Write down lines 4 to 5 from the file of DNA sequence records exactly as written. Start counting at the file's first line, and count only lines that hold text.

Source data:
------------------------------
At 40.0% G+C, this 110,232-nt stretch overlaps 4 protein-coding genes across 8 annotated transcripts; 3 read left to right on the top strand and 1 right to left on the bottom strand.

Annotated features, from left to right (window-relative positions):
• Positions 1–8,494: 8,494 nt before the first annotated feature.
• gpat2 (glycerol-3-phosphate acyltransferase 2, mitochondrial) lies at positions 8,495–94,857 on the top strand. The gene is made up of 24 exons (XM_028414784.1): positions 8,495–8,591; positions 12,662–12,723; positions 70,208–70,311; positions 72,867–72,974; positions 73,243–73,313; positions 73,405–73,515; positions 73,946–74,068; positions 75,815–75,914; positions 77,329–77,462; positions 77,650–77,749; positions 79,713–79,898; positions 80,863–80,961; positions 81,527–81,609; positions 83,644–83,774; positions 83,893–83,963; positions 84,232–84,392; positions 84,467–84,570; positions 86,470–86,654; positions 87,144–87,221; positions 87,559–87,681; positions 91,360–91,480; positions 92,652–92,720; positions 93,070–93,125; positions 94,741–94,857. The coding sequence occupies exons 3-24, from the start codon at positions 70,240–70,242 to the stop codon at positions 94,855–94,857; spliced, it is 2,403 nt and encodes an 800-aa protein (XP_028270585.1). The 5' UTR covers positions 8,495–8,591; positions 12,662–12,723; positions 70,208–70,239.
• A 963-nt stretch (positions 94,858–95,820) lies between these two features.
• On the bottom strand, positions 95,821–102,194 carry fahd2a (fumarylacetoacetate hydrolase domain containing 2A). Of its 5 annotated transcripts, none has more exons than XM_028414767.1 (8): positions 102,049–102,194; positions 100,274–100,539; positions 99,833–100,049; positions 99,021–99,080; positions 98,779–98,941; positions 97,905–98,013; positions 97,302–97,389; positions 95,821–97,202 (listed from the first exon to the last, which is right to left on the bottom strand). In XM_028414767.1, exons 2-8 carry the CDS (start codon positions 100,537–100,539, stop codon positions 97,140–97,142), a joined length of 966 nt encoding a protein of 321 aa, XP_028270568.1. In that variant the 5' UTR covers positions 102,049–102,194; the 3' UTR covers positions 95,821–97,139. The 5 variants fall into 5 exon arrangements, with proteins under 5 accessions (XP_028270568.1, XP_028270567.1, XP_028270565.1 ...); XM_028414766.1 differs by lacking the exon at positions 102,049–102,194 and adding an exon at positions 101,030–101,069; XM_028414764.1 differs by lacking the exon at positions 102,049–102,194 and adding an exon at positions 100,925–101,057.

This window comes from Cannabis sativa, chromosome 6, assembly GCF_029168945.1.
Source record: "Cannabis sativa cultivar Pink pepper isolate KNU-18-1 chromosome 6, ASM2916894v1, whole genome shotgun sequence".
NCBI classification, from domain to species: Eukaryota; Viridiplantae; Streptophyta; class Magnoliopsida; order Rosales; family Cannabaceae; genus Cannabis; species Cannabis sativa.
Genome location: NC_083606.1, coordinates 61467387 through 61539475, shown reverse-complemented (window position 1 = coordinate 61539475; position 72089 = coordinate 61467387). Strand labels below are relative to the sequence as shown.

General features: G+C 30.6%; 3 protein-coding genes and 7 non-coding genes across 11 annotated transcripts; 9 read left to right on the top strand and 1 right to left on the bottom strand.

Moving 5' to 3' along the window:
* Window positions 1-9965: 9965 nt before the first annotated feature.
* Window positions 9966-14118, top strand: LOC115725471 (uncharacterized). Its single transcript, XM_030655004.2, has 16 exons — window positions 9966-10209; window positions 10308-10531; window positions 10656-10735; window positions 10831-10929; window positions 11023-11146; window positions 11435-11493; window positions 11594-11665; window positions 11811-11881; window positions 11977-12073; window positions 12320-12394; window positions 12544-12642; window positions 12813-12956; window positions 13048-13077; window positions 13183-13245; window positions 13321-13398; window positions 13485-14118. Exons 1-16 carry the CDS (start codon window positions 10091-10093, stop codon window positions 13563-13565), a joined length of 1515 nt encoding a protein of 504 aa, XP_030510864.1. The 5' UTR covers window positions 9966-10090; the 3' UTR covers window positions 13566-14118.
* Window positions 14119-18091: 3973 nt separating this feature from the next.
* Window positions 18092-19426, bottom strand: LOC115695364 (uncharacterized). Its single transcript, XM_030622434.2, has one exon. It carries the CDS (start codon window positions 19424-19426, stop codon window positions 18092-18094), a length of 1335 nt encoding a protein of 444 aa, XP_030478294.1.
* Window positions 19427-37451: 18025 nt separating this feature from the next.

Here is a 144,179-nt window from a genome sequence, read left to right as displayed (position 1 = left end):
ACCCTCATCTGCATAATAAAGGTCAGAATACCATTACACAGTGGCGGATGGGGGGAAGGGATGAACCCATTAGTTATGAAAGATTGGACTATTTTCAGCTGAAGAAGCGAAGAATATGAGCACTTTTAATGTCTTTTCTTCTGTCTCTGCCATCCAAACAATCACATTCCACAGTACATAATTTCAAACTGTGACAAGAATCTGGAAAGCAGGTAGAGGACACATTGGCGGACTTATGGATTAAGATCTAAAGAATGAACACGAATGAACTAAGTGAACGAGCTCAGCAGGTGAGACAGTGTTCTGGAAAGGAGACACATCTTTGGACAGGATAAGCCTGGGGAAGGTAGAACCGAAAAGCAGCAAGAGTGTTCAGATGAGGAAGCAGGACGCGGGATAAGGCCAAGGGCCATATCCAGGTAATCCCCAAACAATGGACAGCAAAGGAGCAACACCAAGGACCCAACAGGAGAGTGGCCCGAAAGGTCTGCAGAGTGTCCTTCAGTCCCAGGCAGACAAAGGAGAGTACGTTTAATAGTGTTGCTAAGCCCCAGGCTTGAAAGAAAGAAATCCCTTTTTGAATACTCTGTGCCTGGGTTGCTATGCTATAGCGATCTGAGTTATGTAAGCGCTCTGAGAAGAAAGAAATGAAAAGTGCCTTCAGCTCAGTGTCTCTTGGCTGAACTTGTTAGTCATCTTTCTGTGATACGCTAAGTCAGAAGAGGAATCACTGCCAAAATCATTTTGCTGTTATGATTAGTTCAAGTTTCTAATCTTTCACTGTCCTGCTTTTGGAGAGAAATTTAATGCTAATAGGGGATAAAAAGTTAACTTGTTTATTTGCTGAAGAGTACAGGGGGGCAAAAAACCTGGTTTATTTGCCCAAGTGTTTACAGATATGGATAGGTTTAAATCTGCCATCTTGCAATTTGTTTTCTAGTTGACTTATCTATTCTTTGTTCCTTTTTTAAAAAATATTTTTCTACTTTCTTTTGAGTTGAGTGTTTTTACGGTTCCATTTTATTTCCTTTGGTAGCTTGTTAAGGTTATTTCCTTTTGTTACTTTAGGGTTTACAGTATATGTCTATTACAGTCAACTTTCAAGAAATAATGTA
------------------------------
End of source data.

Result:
• gpat2 (glycerol-3-phosphate acyltransferase 2, mitochondrial) lies at positions 8,495–94,857 on the top strand. The gene is made up of 24 exons (XM_028414784.1): positions 8,495–8,591; positions 12,662–12,723; positions 70,208–70,311; positions 72,867–72,974; positions 73,243–73,313; positions 73,405–73,515; positions 73,946–74,068; positions 75,815–75,914; positions 77,329–77,462; positions 77,650–77,749; positions 79,713–79,898; positions 80,863–80,961; positions 81,527–81,609; positions 83,644–83,774; positions 83,893–83,963; positions 84,232–84,392; positions 84,467–84,570; positions 86,470–86,654; positions 87,144–87,221; positions 87,559–87,681; positions 91,360–91,480; positions 92,652–92,720; positions 93,070–93,125; positions 94,741–94,857. The coding sequence occupies exons 3-24, from the start codon at positions 70,240–70,242 to the stop codon at positions 94,855–94,857; spliced, it is 2,403 nt and encodes an 800-aa protein (XP_028270585.1). The 5' UTR covers positions 8,495–8,591; positions 12,662–12,723; positions 70,208–70,239.
• A 963-nt stretch (positions 94,858–95,820) lies between these two features.